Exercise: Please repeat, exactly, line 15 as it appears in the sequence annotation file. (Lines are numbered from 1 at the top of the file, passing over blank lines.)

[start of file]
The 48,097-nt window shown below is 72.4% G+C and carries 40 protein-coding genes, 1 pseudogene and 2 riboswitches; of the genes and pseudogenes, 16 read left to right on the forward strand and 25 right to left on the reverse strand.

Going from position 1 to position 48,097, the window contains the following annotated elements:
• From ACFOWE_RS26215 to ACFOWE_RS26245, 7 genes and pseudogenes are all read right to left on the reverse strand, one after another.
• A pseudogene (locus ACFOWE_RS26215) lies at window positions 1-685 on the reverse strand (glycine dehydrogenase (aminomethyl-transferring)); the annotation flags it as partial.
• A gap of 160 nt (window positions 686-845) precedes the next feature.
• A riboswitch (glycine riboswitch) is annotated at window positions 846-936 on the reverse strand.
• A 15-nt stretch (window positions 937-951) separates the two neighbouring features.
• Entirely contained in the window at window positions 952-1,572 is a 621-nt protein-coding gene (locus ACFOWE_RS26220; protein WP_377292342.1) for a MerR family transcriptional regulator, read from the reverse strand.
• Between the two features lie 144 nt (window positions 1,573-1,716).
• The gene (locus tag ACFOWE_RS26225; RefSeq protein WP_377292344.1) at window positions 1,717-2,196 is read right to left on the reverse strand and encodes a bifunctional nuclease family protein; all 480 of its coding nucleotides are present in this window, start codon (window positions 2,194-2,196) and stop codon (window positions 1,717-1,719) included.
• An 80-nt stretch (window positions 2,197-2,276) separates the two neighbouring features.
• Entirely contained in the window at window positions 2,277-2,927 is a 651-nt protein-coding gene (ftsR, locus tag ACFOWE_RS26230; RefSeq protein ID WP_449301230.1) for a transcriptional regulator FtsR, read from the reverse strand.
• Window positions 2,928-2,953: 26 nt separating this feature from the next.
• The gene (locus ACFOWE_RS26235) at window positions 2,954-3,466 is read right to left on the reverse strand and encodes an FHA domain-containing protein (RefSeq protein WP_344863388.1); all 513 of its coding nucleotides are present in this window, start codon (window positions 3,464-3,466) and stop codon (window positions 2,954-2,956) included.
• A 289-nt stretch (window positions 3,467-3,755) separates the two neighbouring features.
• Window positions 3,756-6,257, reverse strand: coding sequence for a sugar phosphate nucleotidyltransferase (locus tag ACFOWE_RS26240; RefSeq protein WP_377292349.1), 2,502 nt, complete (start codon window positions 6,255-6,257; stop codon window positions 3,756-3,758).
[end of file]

• A 289-nt stretch (window positions 3,467-3,755) separates the two neighbouring features.